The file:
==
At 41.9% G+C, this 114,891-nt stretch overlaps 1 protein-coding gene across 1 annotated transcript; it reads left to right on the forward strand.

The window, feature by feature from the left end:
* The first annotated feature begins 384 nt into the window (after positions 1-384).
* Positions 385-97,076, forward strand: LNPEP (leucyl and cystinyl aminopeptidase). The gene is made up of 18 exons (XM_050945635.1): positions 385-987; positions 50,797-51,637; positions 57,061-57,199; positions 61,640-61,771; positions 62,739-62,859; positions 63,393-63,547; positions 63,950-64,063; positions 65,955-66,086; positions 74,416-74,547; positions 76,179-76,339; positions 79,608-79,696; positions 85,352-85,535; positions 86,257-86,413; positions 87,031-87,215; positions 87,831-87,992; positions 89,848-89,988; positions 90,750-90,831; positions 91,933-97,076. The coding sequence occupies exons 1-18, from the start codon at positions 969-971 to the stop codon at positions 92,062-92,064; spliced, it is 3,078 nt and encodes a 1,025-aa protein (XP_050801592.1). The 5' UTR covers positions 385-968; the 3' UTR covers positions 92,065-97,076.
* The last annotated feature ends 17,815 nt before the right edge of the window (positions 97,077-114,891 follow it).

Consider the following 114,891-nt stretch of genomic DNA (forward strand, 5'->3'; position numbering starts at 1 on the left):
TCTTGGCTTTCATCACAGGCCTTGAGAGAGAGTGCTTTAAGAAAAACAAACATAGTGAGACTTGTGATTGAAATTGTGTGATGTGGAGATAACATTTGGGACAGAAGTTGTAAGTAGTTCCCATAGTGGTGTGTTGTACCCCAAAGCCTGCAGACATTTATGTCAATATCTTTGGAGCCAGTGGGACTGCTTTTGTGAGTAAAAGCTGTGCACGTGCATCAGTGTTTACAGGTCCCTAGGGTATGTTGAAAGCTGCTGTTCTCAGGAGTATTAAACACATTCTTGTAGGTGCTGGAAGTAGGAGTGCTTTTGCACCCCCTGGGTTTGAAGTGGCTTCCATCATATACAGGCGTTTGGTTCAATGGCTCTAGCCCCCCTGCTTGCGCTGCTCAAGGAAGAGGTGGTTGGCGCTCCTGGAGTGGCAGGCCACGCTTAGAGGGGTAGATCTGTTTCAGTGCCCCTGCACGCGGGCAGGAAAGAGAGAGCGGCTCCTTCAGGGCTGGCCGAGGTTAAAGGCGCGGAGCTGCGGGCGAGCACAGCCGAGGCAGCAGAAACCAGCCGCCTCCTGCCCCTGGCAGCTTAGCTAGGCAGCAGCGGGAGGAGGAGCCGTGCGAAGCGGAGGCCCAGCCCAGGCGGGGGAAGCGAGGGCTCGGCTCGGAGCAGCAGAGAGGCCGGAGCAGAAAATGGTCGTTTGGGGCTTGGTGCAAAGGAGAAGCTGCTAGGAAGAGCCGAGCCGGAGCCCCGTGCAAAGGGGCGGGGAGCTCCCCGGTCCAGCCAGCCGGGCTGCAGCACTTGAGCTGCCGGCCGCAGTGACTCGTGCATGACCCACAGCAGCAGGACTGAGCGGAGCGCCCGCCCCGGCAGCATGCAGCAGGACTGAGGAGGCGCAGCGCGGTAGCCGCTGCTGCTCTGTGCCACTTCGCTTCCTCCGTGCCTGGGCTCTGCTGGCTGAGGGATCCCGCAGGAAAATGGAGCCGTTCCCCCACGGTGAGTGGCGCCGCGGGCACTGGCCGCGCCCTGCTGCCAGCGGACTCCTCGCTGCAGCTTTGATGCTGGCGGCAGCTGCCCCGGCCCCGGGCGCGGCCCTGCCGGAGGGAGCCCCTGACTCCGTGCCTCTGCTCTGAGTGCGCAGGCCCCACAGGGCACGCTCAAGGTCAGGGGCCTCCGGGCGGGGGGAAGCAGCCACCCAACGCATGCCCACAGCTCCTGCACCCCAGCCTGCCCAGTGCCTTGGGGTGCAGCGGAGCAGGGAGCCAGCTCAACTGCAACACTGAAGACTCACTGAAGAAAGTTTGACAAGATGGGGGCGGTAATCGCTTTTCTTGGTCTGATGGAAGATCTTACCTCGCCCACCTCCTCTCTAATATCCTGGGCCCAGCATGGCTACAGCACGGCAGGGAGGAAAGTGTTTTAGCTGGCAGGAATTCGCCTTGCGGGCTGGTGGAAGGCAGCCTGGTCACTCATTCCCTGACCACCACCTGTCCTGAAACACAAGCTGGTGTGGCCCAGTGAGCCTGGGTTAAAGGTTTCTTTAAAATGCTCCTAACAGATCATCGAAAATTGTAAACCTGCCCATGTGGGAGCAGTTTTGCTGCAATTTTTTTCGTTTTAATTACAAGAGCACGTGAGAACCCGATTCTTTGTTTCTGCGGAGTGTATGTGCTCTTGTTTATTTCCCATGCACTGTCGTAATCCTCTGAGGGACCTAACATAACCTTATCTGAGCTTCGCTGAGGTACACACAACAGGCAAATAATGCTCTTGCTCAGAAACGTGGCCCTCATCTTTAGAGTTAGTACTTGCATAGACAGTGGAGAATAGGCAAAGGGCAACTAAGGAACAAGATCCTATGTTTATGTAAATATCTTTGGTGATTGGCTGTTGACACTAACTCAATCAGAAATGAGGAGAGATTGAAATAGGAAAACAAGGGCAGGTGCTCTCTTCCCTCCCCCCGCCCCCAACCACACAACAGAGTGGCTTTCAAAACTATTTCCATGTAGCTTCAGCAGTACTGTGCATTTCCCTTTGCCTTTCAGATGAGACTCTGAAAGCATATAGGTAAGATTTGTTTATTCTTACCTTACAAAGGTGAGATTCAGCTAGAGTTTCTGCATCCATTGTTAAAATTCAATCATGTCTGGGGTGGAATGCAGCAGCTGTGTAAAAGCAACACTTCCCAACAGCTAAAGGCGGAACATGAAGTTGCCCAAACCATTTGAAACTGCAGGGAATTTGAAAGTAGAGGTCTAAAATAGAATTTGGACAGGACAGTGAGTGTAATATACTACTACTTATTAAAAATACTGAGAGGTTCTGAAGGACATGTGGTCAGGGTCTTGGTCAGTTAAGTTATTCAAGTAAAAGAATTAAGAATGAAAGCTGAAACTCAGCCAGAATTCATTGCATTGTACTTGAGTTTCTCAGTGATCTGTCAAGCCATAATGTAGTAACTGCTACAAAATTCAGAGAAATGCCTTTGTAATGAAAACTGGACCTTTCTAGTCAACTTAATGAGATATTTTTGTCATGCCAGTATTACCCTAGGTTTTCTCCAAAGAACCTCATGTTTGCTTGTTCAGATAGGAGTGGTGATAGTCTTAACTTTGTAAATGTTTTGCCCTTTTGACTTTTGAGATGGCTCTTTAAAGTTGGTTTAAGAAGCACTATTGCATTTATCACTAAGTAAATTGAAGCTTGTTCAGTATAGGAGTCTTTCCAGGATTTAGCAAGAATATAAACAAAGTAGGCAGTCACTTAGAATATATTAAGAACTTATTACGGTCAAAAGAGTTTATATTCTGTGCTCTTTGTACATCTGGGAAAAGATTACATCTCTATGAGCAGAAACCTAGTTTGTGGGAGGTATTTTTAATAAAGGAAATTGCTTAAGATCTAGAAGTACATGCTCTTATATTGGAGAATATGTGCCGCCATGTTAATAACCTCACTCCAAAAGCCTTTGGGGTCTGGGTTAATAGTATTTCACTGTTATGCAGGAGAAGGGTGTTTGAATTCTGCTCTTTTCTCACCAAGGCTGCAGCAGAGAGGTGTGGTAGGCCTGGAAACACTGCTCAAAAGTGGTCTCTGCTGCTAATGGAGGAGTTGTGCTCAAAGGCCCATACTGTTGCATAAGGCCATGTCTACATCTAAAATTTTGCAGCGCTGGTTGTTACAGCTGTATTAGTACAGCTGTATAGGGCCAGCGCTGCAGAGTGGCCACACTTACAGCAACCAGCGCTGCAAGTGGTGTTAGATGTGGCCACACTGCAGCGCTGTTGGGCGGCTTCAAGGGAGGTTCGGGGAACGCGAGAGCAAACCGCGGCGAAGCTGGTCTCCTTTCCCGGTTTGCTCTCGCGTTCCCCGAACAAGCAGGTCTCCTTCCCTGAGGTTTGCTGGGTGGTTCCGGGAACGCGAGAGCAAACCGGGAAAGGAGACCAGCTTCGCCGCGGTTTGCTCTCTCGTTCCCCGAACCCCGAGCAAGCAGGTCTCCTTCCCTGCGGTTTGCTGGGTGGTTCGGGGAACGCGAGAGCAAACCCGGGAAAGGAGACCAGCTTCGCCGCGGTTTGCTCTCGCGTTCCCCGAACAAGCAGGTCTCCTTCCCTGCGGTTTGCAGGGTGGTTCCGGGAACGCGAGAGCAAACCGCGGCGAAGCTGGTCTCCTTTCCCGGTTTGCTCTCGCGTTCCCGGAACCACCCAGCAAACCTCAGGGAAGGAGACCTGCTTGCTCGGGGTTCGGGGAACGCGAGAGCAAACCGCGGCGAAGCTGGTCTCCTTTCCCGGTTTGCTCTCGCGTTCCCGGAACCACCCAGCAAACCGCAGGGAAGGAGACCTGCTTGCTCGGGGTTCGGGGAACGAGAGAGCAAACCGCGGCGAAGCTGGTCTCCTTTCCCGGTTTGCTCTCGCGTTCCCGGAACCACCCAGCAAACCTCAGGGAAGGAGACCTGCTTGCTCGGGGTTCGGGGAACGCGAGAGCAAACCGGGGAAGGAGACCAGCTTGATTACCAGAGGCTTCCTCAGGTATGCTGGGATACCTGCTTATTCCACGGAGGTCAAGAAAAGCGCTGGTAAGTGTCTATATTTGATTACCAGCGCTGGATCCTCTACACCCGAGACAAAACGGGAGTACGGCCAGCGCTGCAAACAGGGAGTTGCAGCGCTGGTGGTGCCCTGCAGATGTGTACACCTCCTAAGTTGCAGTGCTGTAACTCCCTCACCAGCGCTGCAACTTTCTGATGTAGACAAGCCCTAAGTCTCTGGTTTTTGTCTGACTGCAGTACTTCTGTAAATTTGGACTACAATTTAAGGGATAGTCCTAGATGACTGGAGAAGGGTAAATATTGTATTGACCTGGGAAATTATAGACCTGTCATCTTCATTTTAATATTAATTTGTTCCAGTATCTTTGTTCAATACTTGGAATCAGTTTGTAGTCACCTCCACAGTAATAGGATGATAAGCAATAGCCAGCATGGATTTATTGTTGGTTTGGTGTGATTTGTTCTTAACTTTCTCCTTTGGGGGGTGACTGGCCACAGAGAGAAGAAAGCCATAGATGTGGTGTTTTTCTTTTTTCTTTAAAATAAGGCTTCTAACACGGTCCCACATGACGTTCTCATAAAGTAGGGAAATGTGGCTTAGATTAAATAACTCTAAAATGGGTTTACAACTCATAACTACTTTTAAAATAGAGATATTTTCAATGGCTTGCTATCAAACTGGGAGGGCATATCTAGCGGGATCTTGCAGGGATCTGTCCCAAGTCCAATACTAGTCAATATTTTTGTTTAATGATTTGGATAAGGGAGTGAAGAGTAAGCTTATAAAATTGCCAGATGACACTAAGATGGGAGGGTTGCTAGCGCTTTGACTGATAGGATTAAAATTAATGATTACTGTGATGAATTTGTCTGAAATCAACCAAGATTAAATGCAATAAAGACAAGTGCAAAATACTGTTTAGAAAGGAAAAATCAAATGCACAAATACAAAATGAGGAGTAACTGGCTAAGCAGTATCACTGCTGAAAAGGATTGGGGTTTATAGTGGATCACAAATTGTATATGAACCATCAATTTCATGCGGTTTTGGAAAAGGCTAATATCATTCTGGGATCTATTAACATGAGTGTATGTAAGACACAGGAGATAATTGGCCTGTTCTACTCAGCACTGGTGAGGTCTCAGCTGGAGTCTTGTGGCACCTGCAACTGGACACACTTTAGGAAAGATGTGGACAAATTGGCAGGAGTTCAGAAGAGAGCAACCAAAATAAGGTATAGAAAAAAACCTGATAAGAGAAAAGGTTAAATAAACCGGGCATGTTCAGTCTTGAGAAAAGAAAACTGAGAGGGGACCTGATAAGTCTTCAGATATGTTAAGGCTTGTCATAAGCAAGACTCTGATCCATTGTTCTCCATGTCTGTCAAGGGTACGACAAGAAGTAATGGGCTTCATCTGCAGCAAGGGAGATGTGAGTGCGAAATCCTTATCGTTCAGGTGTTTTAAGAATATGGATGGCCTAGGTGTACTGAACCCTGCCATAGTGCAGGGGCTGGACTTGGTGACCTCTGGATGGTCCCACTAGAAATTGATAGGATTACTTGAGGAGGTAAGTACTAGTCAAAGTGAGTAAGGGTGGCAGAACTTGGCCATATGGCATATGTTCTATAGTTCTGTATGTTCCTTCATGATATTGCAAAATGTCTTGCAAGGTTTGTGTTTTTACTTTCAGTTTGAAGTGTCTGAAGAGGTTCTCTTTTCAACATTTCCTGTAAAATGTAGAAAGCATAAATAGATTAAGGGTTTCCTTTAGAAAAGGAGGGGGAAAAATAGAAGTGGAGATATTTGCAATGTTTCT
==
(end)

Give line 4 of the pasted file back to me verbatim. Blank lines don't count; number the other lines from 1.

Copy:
* Positions 385-97,076, forward strand: LNPEP (leucyl and cystinyl aminopeptidase). The gene is made up of 18 exons (XM_050945635.1): positions 385-987; positions 50,797-51,637; positions 57,061-57,199; positions 61,640-61,771; positions 62,739-62,859; positions 63,393-63,547; positions 63,950-64,063; positions 65,955-66,086; positions 74,416-74,547; positions 76,179-76,339; positions 79,608-79,696; positions 85,352-85,535; positions 86,257-86,413; positions 87,031-87,215; positions 87,831-87,992; positions 89,848-89,988; positions 90,750-90,831; positions 91,933-97,076. The coding sequence occupies exons 1-18, from the start codon at positions 969-971 to the stop codon at positions 92,062-92,064; spliced, it is 3,078 nt and encodes a 1,025-aa protein (XP_050801592.1). The 5' UTR covers positions 385-968; the 3' UTR covers positions 92,065-97,076.